A possible perfect day is a topic I don’t have much to say about. I don’t mind most of my days. A single perfect one is unimaginable to me. It would look no different from an average day. My problem is stupid; short term happiness is essentially irrelevant to me. Short term happiness is fine, but it’s typical. It’s easy. It’s the small things that happen all the time. It requires nothing. I enjoy those moments, but all i have to do is let them happen. Imagining a hypothetical perfect day made of those moments is difficult. I have no concept of perfection, really. But less semantically, I don’t care for a perfect day. A perfect day shouldn’t be some idealized situation. Why not destroy the concept of a perfect day in order to appreciate the typical? Sure, there will be ups and downs in a non-perfect day, but I rather like that idea of that more than a day with superficial joys filling it.
For instance, a day spent with my niece is near perfect, but the day itself is a mess. She, being less than a year old, has little concern for my plans or desires. That I want her to roll me a ball, eat her brunch/lunch/afternoon pre-dinner is inconsequential to her. And I rather like that.
Same goes for any other hypthetical perfect day. There are lulls and annoying parts. Trying to eliminate those moments is a waste of time.
There’s also a difficult distinction to make between the perfect day in terms of pleasures and in terms of “higher” pursuits (anyone a hedonist?). Could a perfect day be perfect without hours spent reading some high falutin philosophy book? (anyone read about hedonists?) What about without spending time with your best friends? But what about family? What about a perfect date? No matter how perfect it tries to be the perfect day will be lacking something important. In my perfect day, do I wake up as early as possible to cram in the most activities or do I sleep in and enjoy the rest? Which is perfect? Either I’ll miss part of the day, or I won’t be fully rested.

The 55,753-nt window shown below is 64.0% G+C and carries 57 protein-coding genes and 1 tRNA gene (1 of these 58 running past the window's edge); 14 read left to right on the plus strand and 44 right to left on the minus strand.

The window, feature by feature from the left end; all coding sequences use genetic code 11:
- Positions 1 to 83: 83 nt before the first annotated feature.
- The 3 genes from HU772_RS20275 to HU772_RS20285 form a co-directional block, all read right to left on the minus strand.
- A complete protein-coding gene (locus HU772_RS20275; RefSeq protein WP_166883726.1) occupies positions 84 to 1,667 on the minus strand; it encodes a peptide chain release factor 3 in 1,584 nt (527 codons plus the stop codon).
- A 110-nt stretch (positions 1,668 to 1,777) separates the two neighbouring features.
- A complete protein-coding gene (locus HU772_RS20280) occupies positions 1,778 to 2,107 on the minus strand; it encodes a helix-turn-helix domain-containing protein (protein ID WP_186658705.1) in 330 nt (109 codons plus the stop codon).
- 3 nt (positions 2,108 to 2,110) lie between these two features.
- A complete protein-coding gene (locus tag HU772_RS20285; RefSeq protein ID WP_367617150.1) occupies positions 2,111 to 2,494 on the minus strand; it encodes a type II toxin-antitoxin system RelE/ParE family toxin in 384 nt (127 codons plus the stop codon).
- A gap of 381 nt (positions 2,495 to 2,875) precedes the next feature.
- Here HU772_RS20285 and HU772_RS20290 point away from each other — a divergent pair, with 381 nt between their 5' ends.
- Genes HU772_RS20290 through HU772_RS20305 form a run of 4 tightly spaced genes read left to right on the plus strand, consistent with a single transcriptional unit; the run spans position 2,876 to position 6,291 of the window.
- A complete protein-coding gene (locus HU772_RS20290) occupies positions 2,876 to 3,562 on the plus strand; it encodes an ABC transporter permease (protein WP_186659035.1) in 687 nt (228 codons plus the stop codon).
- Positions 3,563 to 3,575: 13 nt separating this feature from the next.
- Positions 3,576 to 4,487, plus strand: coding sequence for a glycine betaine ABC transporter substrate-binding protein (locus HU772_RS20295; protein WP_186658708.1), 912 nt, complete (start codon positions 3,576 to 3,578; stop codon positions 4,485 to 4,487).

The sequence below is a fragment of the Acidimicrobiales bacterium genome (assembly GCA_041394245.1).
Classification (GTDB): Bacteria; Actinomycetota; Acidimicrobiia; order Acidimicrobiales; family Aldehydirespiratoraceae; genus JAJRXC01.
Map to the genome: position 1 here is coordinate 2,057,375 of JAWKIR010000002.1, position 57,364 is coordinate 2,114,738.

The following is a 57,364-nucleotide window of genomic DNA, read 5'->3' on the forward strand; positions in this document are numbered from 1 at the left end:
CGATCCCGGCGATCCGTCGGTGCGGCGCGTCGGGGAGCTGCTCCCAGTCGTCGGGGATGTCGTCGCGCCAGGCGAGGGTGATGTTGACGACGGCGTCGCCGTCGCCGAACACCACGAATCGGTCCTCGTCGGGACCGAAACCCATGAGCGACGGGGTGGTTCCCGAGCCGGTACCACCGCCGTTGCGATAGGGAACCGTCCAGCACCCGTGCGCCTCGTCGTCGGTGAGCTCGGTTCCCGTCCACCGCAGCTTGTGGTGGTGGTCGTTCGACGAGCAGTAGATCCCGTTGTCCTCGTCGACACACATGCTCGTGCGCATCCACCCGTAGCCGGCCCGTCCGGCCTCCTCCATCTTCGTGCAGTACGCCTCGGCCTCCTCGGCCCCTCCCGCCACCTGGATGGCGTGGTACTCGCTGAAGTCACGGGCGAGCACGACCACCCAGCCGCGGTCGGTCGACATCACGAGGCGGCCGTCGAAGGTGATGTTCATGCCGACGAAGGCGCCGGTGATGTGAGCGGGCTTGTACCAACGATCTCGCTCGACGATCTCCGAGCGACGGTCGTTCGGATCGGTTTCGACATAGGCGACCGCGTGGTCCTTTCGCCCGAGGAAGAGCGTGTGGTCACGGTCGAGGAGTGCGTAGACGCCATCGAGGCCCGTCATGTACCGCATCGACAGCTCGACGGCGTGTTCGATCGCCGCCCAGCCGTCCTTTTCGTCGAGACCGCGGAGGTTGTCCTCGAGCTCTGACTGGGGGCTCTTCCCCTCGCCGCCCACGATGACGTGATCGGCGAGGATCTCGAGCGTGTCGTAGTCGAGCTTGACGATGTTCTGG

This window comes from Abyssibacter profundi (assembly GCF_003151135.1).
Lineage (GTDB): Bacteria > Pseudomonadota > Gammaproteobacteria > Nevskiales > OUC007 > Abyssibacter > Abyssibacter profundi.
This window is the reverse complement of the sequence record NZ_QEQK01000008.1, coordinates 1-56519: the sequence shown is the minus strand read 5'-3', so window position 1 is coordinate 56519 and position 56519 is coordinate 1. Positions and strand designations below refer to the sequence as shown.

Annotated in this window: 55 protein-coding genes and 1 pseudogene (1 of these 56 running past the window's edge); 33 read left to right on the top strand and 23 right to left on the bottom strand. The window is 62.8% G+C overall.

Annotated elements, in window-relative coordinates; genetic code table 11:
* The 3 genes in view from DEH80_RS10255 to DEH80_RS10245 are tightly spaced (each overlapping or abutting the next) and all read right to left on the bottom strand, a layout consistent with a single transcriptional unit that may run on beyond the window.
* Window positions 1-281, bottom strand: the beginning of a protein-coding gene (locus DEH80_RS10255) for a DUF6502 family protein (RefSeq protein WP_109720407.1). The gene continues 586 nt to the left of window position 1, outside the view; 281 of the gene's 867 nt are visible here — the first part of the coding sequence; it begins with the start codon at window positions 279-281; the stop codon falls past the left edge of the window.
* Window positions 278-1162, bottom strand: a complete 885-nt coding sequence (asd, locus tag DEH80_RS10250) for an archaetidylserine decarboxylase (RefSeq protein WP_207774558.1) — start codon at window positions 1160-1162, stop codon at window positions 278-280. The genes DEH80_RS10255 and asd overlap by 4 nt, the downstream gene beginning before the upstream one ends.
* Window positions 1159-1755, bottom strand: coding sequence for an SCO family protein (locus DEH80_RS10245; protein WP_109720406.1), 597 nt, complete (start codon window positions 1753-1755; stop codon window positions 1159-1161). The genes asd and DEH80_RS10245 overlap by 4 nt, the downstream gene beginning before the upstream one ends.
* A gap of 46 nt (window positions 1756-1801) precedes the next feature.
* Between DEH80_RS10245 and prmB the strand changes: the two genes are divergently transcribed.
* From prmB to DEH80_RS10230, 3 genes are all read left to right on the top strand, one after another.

I guess I’m just playing with meaning like an asshole. The most perfect possible day is something I can talk about, but maybe I just don’t like the idea. My perfect day doesn’t really exist. The truth is, this topic caught be at an inopportune time. I was just writing about tragedy in the world (because of Saul Williams*), thinking about the principle of equal consideration (again), and read Raymond Carver earlier today. Needless to say, the darker aspects of life are on my mind at the moment. That is to say, I’m putting a high value on meaning and less on happiness/joy, right now. I’m considering the uncomfortable thought of writing on a computer and listening to music in a temperature controlled apartment while genocides are occurring. While children and parents and love is dying. Passively dying off and actively being murdered.
Welcome to my mind. I’m sorry you had to visit. It’s not usually pleasant and I don’t know if I want to change that. (TIMES UP) I don’t think I do. I want to figure out how to fill life with meaning rather than moments.
Number of words: 551
Alright. There it was and I feel like an ass. It was a simple topic. I could have talked about waking up to donuts, hash browns, eggs and orange juice at my best friends apartment. Driving to see my niece and family. Going to the park, then out for lunch (though logistics do get in the way in terms of how this would work out in real time with napping and feeding schedules). I don’t know why I don’t just do it that way. For some reason talking about those activities in that way makes them undesirable. I really don’t know why. Maybe it’s because it somehow makes them less in tune with reality in my head. The bad parts of life have value, to me, and trying to eliminate those moments makes everything feel fake. I’m rambling.